by Karl R. Ottosen (Spring 2020 Newsletter)
2020 has come with new employment related matters which most of us never expected to face. One, which now seems ages ago, is the legalization of recreational cannabis in Illinois, which requires all employers to update policies and practices.
Except for certain regulated transportation employees, CDL-licensees, and public safety personnel (and possibly employees funded by Federal contracts or grants), employees may not be denied employment or be disciplined for lawful use of cannabis. Thus, hiring processes-including applications, interview questions and drug screening, require review and revision. Employees may be prohibited from using, possessing, and being impaired by use of cannabis at work. Policy review is required, and collective bargaining agreements also must be negotiated given the impact of the legalization of an illegal controlled substance pursuant to federal laws.
Policies and collective bargaining agreements should clearly describe prohibited activity, define “workplace,” and “work day” (include meals and rest periods, and overtime or on-call time). Is there a reasonable period of time before the start of the workday during which employees are to be prohibited from use to prevent impairment? What is impairment; how is it displayed? Who is responsible for noting the basis for a reasonable belief an employee is impaired? Has the employee suspected of being impaired been given an opportunity to explain his or her condition before being ordered for a drug test? All of these issues and more need to be clearly addressed in policies and union contracts.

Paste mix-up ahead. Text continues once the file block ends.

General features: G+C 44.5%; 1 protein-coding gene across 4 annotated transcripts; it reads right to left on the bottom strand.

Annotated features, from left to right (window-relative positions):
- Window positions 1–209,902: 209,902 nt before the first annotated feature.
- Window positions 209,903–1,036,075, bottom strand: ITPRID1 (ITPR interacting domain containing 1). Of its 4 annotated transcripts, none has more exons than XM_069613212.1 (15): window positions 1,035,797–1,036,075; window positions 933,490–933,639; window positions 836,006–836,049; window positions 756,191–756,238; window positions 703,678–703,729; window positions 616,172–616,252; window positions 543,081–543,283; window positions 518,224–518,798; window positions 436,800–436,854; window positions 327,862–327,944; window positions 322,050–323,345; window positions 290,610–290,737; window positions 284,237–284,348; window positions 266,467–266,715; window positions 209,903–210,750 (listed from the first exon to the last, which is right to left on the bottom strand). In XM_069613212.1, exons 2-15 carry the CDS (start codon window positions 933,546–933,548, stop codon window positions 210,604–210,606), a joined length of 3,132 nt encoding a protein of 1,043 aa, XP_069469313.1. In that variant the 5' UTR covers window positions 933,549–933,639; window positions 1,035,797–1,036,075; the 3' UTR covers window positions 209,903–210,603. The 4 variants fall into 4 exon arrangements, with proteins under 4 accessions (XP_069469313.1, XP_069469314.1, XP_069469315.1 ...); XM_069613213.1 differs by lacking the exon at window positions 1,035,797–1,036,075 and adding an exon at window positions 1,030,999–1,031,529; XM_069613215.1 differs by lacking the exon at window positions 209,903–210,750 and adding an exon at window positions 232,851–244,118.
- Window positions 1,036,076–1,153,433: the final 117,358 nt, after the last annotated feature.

Given that the current testing processes are generally unable to accurately indicate the level of impairment or time of use, the description of perceived impairment will be critical in any disciplinary process. Supervisors need to be trained in identifying signs of impairment and in appropriately documenting them.
Cannabis needs to be accepted as a legal product in Illinois. This is a difficult shift in mindset for many people. Employers are encouraged to address an employee’s use of cannabis in a similar manner as their use of alcohol. Penalties for policy violations should take into consideration that alcohol and drugs can be addictive for many people whose use is not readily controlled. Required treatment options as conditions of less severe discipline may be appropriate. Employers are urged to take each case individually and ensure legal issues are carefully analyzed before imposing discipline.